In Of Mice and Men, how does Steinbeck use characters to convey important ideas about society at that time?

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mwestwood eNotes educator| Certified Educator

As is so often true, there is much of the artist in his art with respect to John Steinbeck's Of Mice and Men.  For, as a young man, Steinbeck learned much about unmarried male migrant laborers, who were recruited to work during harvest seasons in his native Salinas Valley. In addition, Steinbeck drew from his own experience as a worker on company-owned ranches. From these experiences, Steinbeck formed his socialist views that the community of men was of paramount importance. In order to express this need of men's joining against alienation, Steinbeck drew Lennie, of whom he himself wrote,

"Lennie was not to represent insanity at all but the inarticulate and powerful yearning of all men."

It is this yearning that becomes nearly every character in the novella. Lennie yearns for the rabbit farm and a lasting home with George, George for a place of his own; Candy desires to belong with others and not worry about outliving his usefulness--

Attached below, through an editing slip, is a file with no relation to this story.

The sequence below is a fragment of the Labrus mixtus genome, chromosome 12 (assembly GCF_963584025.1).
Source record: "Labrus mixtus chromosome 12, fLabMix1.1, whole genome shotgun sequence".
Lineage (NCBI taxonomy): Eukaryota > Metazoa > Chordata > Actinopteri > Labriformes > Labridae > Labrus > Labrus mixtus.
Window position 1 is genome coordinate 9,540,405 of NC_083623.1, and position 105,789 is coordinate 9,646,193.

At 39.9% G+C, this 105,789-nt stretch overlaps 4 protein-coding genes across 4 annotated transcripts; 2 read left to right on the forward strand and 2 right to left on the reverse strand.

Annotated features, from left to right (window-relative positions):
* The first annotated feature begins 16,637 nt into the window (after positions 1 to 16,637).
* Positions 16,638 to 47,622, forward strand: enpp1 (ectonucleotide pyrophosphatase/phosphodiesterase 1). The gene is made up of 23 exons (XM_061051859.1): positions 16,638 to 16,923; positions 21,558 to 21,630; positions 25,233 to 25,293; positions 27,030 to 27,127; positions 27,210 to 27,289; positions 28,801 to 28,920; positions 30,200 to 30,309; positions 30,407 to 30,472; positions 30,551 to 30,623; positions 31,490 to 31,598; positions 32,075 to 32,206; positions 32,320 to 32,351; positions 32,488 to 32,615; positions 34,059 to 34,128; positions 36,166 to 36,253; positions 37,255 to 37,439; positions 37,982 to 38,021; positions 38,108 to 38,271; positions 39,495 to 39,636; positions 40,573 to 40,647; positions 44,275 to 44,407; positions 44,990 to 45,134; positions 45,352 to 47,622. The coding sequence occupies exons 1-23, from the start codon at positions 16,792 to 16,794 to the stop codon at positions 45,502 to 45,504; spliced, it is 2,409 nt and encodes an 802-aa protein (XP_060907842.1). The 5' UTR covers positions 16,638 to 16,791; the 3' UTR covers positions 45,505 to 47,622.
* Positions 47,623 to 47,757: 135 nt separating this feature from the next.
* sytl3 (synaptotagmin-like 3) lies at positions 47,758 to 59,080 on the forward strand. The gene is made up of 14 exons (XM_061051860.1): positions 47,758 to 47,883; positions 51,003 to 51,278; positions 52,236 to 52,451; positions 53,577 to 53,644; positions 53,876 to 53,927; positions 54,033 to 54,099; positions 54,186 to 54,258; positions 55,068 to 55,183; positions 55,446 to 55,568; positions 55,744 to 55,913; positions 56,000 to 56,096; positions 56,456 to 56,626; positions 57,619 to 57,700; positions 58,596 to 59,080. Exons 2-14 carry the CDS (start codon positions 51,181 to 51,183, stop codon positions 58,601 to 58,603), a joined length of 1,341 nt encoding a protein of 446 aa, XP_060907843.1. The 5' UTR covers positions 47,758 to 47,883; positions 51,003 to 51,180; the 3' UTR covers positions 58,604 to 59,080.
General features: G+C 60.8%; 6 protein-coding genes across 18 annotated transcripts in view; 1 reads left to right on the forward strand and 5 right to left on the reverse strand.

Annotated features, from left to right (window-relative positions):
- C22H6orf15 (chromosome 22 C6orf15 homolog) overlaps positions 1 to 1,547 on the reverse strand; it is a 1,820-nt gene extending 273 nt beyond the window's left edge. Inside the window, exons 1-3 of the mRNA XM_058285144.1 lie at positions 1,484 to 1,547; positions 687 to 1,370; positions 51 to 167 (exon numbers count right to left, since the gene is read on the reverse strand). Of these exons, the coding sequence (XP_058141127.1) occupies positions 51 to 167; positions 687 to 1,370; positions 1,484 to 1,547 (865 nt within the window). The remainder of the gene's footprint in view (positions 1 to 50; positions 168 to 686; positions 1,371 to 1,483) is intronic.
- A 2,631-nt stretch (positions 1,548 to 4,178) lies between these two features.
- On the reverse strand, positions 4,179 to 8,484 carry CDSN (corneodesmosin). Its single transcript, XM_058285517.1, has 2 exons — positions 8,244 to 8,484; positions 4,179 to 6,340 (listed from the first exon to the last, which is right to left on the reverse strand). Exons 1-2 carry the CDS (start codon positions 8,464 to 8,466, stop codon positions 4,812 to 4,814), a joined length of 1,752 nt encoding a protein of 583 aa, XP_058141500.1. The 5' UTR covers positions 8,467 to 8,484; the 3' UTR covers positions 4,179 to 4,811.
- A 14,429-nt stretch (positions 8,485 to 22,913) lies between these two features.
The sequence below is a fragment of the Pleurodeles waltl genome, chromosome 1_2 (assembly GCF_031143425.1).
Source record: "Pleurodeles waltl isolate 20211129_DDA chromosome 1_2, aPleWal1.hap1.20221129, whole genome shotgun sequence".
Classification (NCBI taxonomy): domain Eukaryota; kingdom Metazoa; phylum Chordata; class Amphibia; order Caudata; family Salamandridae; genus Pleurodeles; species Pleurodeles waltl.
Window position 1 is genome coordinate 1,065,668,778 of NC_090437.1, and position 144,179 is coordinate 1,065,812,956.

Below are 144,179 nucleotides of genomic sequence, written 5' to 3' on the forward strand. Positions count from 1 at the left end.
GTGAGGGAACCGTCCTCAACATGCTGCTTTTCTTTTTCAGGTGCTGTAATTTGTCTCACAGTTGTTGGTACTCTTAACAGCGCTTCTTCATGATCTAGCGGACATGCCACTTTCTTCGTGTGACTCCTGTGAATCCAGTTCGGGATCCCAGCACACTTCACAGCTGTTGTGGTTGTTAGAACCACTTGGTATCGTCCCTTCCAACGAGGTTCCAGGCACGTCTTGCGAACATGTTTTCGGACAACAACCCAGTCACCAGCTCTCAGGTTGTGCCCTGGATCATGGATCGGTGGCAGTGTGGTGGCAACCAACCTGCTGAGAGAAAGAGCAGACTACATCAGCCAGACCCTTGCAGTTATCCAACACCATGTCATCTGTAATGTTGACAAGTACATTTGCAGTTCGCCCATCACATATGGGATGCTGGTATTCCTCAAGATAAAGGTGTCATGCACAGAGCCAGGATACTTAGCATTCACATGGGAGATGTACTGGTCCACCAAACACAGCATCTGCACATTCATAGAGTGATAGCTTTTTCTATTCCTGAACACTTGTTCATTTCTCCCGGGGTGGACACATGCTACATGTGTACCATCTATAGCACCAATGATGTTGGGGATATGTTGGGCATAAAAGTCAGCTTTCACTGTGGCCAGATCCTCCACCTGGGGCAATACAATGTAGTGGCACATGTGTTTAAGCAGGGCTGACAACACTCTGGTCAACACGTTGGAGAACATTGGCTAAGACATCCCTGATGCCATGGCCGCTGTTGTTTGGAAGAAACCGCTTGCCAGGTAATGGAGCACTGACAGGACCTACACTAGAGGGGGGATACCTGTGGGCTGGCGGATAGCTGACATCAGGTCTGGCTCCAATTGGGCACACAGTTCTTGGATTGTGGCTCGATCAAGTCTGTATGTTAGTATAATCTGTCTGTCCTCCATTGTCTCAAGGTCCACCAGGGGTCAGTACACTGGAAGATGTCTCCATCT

Jus' as soon as I can't swamp out no bunk houses they'll put me on the county--

Curley desires respect and recognition as does Crooks, who also craves companionship without which "He got nothing to measure by." Curley's wife yearns for attention and some value as a person: "Coulda been in the movies, an' had nice clothes." 

In short, nearly every character feels displaced and lonely, desiring some meaningfulness in his/her life, a meaning that comes with sharing, with fraternity, with community--that which is sorely missing in the life of the displaced itinerant worker.


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Of Mice and Men

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